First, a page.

Recently, my boss, who’s a psychiatrist, was asked to give a lecture at the annual meeting of his profession’s major organization. He spent a lot of time debating over the title of his lecture. Once he came up with an idea he liked, he solicited people’s opinions to gauge how it might go over with an audience. The title? But We Need the Eggs. Few people got the reference.
I spent a good chunk of time during this movie wondering whether I’d misremembered Annie Hall being the film from which that punchline is derived. It’s basically the very last line, a summation of why we carry on in relationships despite their absurdities. And I’ll admit that I’m not entirely sure I understand the metaphorical eggs, either in the way Woody Allen meant it or my boss (though, to be fair, I never actually heard my boss’ talk). But it’s interesting how joke-telling plays a role in the film, not so much as a character trait, but as an overarching commentary.
Joke-telling itself is sort of a dying art. That is, of the sort that Woody Allen’s character partakes in here, where he tells us a joke and ends with the punchline. Jokes that used to be filed away in paperback books, like 1001 Funniest Jokes about Walking into a Bar. I don’t know anyone who tells jokes like that these days, excluding stand-up comics. Now we have the internet and memes and gifs, but people don’t tell old school jokes. I imagine cocktail parties in decades past, where people would gather around the resident wisecracker, who rattled off a parade of jokes, and everyone laughed at the appropriate point. Maybe people never did that. Or maybe I just don’t have very many friends.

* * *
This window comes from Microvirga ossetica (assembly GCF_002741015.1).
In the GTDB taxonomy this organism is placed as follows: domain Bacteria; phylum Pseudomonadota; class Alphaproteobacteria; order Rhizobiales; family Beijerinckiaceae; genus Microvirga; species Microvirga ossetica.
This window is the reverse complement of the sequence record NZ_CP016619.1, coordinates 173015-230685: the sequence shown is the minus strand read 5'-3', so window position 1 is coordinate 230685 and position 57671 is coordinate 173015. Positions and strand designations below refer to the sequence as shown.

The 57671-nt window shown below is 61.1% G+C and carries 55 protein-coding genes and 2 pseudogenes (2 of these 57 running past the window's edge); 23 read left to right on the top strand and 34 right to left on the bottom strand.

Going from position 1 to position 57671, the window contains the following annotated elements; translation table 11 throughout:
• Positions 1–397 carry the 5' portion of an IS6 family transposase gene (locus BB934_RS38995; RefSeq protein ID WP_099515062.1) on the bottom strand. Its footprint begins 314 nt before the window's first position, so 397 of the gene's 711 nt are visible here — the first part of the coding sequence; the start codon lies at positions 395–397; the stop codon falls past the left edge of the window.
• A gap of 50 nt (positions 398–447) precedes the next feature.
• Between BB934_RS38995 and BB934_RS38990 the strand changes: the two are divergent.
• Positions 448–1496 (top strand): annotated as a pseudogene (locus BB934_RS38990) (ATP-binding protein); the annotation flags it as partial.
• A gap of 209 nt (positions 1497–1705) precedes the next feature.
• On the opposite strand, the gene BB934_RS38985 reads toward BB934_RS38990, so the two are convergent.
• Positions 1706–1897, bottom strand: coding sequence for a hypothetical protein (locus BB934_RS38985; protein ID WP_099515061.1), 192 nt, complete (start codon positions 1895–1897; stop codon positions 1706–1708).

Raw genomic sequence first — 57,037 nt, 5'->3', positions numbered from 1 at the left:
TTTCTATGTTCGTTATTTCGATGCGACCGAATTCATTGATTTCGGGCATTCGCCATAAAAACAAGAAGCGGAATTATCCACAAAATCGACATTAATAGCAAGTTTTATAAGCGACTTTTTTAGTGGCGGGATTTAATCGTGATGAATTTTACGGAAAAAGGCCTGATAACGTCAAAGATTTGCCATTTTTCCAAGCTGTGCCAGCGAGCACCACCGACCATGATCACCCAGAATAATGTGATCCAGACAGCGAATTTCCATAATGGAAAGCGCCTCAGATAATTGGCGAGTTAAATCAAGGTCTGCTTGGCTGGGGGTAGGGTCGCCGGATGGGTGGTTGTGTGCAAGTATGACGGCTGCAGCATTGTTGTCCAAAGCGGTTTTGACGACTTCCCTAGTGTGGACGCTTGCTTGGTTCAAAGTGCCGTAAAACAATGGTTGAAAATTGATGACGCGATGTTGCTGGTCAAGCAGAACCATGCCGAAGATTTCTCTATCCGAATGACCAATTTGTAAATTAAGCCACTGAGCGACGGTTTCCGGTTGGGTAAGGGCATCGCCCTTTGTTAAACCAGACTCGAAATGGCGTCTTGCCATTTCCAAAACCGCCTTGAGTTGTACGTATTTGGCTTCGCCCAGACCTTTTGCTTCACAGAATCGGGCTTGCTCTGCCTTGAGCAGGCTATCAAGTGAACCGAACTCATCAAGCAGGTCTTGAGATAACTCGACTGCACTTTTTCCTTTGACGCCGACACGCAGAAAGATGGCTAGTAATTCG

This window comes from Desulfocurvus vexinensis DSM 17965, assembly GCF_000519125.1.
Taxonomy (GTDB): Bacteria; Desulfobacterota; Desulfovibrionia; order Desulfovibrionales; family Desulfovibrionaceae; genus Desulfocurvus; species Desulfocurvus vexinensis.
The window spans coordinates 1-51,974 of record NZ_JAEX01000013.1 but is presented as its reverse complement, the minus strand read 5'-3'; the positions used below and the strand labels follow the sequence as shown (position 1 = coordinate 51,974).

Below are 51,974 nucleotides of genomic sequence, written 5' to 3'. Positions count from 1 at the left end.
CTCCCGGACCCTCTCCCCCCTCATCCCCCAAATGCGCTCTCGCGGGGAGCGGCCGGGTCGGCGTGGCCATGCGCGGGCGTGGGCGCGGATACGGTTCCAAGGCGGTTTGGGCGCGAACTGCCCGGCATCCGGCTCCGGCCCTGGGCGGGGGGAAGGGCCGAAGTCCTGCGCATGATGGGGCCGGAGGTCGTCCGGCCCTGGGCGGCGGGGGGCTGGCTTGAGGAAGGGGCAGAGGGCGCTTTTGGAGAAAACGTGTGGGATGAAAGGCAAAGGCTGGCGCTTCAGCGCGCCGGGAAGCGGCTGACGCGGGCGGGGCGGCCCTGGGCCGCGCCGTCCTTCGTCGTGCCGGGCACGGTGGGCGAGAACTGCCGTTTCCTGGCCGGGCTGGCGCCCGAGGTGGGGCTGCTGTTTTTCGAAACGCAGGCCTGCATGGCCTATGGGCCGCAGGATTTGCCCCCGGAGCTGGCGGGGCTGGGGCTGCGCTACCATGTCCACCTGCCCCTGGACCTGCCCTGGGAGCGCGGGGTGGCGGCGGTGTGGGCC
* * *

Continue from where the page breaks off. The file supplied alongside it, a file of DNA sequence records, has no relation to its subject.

Before this, I don’t think I’d ever seen anything Woody Allen has made, and certainly didn’t realize that he’s released a movie every year since the 1970s. Of course, even underneath the homey little rock where I live, I have a general sense of Woody Allen: neurotic filmmaker, skeevy personal scandal. That’s all I got.
What’s striking about Annie Hall to me is that, even in the context of these Best Pictures, this film is quite unlike anything else I’ve seen. It’s not so much that any individual device used is unique in itself (although it’s quite possible I’m thinking of all the people that stole his techniques afterwards); it’s the cumulative effect that makes the movie stand out. This is self-aware, with a knowing narrator pausing in the action to address his audience directly. It’s also full of hilarious, subtle lines (“Darling, I’ve been killing spiders since I was 30”) that often stand out as clever, written lines rather than natural speech, but don’t detract in such a meta sort of film.
Although I enjoyed it, I did find the frenetic pace overwhelming. That’s partly a personal quirk – I tend to struggle with following dialogue-heavy scenes, which is basically all of Annie Hall. Also, watching anxious people usually makes me feel a bit anxious. As I write this, several days after watching the film, I’m a little fuzzy on the specifics of the plot. Will I check out his other films? I’m not sure – how do they compare to this one?
Theme: New York romance
First Time Watching? Yes
Final Verdict: Like a $400/month apartment in New York.